Online Trust Alliance Ranks Consumer Security
The Online Trust Alliance (OTA) recently released the results of their 2013 Online Trust Honor Roll report. The OTA is a non-profit “with the mission to enhance online trust, while promoting innovation and the vitality of the internet.” A noble goal, and one the organization takes seriously. In order to compile the Online Trust Honor Roll report, they reviewed over 750 domains and privacy polities, over 10,000 web pages, and more than half a billion emails. They reviewed retailer sites, social sites, FDIC member banks and government sites. The results were, on the whole, quite encouraging.
Social media sites, including dating sites and gaming sites, took top honors, led by Twitter, which had the highest overall composite score. Among retailers, American Greetings took first place, but many others were honored. What standards did companies have to meet in order to make the honor roll? OTA focused on three broad areas of online security: Domain, Brand and Consumer Protection; Site, Server and Infrastructure Security; and Data Protection and Privacy. In order to make the honor roll, a company had to score a total score of at least 80% of all possible points, including at least 55% of possible points in each of the three categories. This latter criterion indicates a recent change; in last year’s audit, a company that performed poorly in one or two of the categories could still make the honor roll as long as its total score was high enough. This year’s change ups the pressure on companies, raising the overall honor roll standards and sending home the message that a site cannot afford to neglect any of these three categories.
So, Twitter and American Greetings did very well. What other retailers made the list? Quite a few. Here’s a sampling: Amazon.com Inc., Overstock.com Inc., Sketchers USA Inc., Netflix Inc., LivingSocial Inc., Hulu LLC, Lamps Plus Inc., Microsoft Corp., Big Fish Games Inc., and Edible Arrangements International.
Retailers weren’t the only kind of companies reviewed, and for business owners they might not be as big a concern as another category: FDIC Banks. Twenty-five percent of the FDIC 100 made the honor roll. Not a super impressive number, but it indicates a significant improvement over last year, when only 22% made the list. You might be thinking that a 3% improvement doesn’t sound very impressive, but remember that the honor roll’s criteria became more difficult between years. The OTA raised the bar for 2013 and because of this wasn’t expecting the number of companies making the honor roll to increase at all. However, this trend of increased compliance was reflected not only among banks, but across the board—this year 32% of all companies audited achieved honor roll status, compared to last year’s 30%. Again, this is an impressive increase considering OTA’s heightened standards.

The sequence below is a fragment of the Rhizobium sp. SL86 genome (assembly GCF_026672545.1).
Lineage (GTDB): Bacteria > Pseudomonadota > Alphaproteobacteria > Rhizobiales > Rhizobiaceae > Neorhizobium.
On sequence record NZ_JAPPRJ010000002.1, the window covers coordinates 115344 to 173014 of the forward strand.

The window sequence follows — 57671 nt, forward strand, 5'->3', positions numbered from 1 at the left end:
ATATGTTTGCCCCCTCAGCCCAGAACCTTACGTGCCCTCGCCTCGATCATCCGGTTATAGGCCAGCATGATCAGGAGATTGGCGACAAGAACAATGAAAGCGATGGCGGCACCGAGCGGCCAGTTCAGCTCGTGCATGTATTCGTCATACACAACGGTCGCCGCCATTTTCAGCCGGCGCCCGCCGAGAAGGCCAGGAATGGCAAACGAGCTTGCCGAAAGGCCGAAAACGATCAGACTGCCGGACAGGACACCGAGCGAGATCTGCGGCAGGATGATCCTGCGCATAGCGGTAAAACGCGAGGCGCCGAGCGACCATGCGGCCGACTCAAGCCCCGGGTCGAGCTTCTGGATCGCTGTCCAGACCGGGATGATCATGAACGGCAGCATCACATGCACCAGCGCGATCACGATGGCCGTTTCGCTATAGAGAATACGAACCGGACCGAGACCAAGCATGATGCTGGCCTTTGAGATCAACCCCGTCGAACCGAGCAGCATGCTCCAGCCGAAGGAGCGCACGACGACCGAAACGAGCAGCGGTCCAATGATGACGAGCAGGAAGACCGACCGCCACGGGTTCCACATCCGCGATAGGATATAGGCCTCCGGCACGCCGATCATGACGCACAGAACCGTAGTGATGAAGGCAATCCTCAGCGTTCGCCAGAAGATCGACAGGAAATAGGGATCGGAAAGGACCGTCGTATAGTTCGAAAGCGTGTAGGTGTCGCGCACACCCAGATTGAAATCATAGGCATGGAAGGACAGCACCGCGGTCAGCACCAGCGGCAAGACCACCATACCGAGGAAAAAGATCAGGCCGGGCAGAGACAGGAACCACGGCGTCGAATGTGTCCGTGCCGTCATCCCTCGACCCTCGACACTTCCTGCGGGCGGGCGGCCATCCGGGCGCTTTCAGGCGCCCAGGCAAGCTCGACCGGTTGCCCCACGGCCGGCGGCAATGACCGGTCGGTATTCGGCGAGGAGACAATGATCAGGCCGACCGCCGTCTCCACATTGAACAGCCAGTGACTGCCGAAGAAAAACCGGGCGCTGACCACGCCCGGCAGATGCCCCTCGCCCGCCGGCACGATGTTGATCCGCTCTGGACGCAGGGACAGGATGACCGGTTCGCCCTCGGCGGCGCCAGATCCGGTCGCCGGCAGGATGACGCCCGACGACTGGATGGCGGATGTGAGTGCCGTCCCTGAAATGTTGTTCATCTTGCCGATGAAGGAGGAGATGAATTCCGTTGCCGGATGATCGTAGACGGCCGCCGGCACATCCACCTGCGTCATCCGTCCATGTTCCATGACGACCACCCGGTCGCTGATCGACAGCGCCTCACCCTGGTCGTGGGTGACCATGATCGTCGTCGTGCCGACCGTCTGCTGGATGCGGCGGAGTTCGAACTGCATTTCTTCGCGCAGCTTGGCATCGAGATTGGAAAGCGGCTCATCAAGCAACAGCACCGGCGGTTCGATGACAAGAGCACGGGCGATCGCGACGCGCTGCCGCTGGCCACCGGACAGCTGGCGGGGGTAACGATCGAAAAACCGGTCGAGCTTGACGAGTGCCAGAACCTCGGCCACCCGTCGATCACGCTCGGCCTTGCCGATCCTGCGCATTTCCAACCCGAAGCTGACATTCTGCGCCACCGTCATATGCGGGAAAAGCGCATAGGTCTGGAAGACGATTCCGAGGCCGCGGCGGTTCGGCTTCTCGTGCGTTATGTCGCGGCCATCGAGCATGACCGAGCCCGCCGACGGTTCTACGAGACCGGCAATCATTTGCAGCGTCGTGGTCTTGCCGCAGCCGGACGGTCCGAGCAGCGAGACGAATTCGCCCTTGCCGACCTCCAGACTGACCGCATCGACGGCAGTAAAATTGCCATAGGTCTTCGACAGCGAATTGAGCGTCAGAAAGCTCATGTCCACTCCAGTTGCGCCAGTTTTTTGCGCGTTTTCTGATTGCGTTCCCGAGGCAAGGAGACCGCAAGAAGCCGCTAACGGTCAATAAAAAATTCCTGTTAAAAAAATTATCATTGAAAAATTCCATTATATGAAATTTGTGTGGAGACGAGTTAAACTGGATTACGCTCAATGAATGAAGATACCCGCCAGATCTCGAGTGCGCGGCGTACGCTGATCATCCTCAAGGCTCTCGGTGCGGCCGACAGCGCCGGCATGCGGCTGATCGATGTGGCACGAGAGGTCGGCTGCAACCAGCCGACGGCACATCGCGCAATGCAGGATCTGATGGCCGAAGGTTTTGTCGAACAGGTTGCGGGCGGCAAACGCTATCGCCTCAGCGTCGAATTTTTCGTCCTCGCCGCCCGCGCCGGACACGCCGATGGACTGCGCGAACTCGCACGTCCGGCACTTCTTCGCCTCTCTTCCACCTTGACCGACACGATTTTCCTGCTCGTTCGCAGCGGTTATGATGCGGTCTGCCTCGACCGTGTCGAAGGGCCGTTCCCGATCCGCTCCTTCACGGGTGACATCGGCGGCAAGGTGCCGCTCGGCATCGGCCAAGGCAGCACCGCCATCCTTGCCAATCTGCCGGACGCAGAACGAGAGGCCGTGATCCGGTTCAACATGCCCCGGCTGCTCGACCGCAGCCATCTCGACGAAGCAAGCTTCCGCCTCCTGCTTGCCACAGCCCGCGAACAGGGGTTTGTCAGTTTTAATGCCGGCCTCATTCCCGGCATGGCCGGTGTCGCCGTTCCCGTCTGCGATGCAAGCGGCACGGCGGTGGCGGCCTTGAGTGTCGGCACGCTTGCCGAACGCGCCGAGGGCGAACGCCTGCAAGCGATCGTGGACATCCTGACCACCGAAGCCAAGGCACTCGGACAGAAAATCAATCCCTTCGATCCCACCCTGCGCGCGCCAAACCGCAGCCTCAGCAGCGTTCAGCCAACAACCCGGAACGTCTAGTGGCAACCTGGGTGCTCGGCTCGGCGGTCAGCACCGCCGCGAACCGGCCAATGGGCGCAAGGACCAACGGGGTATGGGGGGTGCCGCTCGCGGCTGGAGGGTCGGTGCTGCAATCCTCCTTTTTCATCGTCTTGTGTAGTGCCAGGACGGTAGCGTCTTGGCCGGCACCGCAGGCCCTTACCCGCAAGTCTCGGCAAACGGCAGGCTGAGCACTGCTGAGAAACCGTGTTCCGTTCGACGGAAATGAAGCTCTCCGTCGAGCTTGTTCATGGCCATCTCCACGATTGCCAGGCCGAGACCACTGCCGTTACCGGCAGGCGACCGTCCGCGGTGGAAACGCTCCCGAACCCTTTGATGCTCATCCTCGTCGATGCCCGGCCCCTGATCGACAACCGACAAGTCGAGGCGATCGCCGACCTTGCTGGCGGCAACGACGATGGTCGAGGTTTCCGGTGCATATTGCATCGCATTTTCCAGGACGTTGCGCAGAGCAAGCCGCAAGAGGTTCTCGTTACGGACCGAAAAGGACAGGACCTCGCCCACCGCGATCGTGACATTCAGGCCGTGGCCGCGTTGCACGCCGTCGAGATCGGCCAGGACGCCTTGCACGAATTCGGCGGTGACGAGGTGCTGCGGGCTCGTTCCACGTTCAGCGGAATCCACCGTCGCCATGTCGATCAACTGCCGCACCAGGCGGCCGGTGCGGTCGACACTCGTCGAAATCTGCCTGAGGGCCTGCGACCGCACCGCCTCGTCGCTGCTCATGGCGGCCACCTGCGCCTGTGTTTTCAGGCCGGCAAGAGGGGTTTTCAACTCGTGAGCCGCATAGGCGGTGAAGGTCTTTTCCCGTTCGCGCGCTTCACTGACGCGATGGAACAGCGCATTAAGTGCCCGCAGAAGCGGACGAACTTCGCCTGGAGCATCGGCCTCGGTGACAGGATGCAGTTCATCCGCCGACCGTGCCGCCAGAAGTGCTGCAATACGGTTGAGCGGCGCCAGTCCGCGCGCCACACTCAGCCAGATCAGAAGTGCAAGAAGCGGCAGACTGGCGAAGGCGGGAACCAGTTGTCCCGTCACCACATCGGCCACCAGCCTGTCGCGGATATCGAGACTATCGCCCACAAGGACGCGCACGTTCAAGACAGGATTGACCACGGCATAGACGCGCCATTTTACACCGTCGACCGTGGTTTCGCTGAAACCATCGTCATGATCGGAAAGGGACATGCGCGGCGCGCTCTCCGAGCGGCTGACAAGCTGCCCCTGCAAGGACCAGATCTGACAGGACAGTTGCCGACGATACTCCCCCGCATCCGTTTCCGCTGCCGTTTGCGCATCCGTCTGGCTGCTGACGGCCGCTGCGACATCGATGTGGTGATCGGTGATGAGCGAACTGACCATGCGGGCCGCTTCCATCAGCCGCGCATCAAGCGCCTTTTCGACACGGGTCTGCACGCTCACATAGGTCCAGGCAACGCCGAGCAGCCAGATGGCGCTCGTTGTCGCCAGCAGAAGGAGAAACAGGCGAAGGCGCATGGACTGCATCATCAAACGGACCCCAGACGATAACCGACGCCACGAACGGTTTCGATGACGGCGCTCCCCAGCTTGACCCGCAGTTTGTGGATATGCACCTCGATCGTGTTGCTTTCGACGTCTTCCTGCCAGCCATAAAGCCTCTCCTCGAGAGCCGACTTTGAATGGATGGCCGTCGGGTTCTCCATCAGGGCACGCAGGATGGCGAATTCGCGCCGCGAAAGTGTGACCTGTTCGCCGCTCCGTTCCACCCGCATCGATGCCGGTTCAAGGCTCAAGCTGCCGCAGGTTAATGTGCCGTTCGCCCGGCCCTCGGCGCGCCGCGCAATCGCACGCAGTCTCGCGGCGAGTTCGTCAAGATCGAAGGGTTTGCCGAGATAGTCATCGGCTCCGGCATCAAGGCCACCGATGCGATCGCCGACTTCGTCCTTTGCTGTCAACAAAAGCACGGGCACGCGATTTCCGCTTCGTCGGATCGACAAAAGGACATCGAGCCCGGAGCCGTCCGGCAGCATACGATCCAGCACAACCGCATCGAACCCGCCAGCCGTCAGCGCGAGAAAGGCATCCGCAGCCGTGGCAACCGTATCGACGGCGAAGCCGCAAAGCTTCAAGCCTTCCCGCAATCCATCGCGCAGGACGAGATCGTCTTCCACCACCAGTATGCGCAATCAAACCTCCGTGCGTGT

But banks did not perform as well as retailers and social media sites. Why is this? The answer is actually fairly straightforward: most banks are old. Newer companies and sites tend to be relatively nimble and open to change. Banks are ancient behemoths by comparison and they’re saddled with decades of baggage, including “complex legacy sites and data centers which impede their ability to quickly adopt many of the best practices.” For example, OTA reports that one of the major reasons banks failed to make the honor roll was because many had inconsistencies between their written privacy policies and their actual data collection. This is definitely the kind of issue that can—and hopefully will—be rectified. And improvement does seem to be the trend, that’s why the important take away here isn’t necessarily that banks are lagging behind social media sites—though yes, that’s a problem—but that they’re improving.
Overall, the improvements between this year and last year are a good sign. As Craig Spiezle, the president and executive director of OTA, had to say, “The 2013 report demonstrates how business leaders have recognized the need to move from compliance to stewardship. This is critical to consumer trust and to help stem the call for more regulation. The Online Trust Honor Roll report provides prescriptive and actionable guidance for businesses to move from a station of inaction to one which will enhance consumer protection.”
The importance of protecting a customer’s information is something you should always take into account in your own business. As much as people like to Instagram their every meal and hashtag their every #cleverthought, privacy and security remain priorities. Customers are far more likely to take their business to companies they trust. So make sure they can trust yours.
(Point of Sale News)
… with Point of Sale News. CAP also believes strongly in protecting retailers by helping them become educated on the latest issues and requirements for the Payment Card Industry (PCI), recognizing …
(Point of Sale News)
A database hack is a huge public relations nightmare for business owners, and for good reason. Customer confidence is based on as much as it is on service and product quality. Once is …
(Point of Sale News)
… at the law firm of BakerHostetler, provides proactive compliance counseling on and security issues. He guides companies through data breach incidents, especially incidents involving payment …